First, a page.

Incremental Load Test (ILT)
First, the mice were adapted to treadmill running (INSIGHT®, Ribeirão Preto, São Paulo, Brazil) for 5 days, for 10 min/day at 3 m/min. The initial intensity of the ILT was 6 m/min at 0% with increasing increments of 3 m/min every 3 min until exhaustion, defined when the rodents touched the treadmill end five times in 1 min. The animals were encouraged by physical prodding, and when they became exhausted without finishing the stage, the exhaustion velocity was corrected as proposed by Kuipers and coworkers (28). The EV of each rodent was used to prescribe the intensities of the training or OT protocols (29–31). The speed (m min−1) of the ILT for the experimental groups during the evaluation weeks were (1) week 0: CT = 25.5 ± 2.8, TR = 22.0 ± 3.5, OTR/down = 20.7 ± 2.8, OTR/up = 24.2 ± 2.7, and OTR = 23.7 ± 2.5; (2) week 4: CT = 24.3 ± 2.5, TR = 27.7 ± 3.4, OTR/down = 27.3 ± 3.4, OTR/up = 27.3 ± 1.6, and OTR = 29.7 ± 0.9; (3) week 8: CT = 19.8 ± 3.3, TR = 31.0 ± 6.3, OTR/down = 15.3 ± 3.1, OTR/up = 17.1 ± 2.3, and OTR = 18.3 ± 3.4.
Running OT Protocols and Performance Evaluations
The 8-week running OT protocols were performed as previously described (20, 24, 25, 33) and also consisted of 5 days of continuous training interposed by 2 days of recovery (Table 2). The performance evaluations were applied on week 0 and 48 h after the last sessions of the TR and OT protocols at the end of weeks 4 and 8 and consisted of the rotarod test, the ILT, the exhaustive test, and the grip force test (24, 33–36). A detailed description of these performance evaluations has been previously published in other studies by our research group (24, 33, 36, 37). For the performance tests, we used 10 animals from each group. Interestingly, regardless of the predominance of the muscle contraction type used during the OT models, the training volume performed by each group during the experimental weeks was similar (33, 37).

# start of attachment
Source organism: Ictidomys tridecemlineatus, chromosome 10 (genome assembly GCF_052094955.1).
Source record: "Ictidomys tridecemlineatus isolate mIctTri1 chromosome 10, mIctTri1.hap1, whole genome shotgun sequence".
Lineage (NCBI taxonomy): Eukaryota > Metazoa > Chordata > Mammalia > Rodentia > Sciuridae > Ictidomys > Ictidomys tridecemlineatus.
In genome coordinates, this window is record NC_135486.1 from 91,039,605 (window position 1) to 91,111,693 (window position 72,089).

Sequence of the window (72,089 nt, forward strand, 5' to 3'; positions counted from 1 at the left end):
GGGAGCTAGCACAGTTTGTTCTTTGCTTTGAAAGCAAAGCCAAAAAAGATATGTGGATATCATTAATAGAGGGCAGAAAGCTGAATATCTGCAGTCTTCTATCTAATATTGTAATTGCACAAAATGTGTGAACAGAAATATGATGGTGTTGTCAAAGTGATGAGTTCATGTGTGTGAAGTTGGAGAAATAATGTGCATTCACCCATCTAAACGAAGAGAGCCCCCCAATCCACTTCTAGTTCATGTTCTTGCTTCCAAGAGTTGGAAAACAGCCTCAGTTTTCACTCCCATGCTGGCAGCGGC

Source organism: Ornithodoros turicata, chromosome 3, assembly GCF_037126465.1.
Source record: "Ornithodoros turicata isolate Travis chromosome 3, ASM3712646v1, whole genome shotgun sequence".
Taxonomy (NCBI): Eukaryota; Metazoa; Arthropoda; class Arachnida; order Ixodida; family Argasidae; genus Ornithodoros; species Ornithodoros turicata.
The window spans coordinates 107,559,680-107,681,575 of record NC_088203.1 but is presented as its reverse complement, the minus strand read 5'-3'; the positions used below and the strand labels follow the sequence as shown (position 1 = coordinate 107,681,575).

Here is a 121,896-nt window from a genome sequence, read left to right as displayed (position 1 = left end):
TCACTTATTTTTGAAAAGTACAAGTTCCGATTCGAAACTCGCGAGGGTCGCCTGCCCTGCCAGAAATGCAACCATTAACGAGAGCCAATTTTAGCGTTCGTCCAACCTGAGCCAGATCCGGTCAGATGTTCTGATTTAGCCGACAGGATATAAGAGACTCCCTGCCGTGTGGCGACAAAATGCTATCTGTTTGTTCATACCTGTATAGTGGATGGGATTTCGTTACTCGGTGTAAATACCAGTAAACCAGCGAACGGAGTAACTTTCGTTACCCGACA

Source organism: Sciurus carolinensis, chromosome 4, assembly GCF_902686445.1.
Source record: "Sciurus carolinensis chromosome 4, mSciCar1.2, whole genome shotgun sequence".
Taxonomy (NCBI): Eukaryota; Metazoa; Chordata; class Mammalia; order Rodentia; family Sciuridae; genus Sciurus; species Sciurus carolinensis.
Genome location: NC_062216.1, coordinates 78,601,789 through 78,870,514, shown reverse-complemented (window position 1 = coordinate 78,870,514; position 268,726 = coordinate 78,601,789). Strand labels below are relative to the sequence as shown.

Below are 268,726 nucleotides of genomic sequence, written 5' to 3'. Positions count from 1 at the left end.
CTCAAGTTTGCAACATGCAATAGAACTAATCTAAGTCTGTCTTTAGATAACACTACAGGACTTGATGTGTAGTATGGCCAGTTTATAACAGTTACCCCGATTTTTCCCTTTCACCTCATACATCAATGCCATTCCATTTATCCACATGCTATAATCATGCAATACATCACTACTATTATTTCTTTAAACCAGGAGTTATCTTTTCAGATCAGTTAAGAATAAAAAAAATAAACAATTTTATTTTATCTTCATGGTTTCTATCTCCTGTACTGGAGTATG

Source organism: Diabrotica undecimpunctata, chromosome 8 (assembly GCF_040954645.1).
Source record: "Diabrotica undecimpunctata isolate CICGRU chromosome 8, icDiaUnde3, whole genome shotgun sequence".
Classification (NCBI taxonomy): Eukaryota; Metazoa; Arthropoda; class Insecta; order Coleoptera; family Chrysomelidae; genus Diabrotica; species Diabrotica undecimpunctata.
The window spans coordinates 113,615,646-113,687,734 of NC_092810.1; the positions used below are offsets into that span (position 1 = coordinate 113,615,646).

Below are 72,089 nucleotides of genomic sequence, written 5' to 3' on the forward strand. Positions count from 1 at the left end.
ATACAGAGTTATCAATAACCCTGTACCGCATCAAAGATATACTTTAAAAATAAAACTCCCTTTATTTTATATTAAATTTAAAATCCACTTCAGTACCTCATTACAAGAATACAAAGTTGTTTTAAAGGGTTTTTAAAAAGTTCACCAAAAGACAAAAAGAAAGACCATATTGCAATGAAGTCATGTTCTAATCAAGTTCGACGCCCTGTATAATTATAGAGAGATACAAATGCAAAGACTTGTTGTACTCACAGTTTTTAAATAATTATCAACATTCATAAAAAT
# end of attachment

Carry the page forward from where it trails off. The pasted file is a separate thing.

Table 2. Characteristics of the running overtraining (OT) protocols performed in downhill, uphill and without inclination.
Heart and Liver Extractions
The rodents were anesthetized 36 h after the grip force test. After an overnight fast (12 h), the mice were anesthetized using an intraperitoneal injection of 2-2-2 tribromoethanol 2.5% (10–20 µL g−1). Once anesthesia was confirmed by the loss of pedal reflexes, each mouse liver and cardiac muscle (i.e., left ventricle) were removed and used for immunoblotting. For the immunoblotting technique, we used 6 or 8 animals from each group for each protein.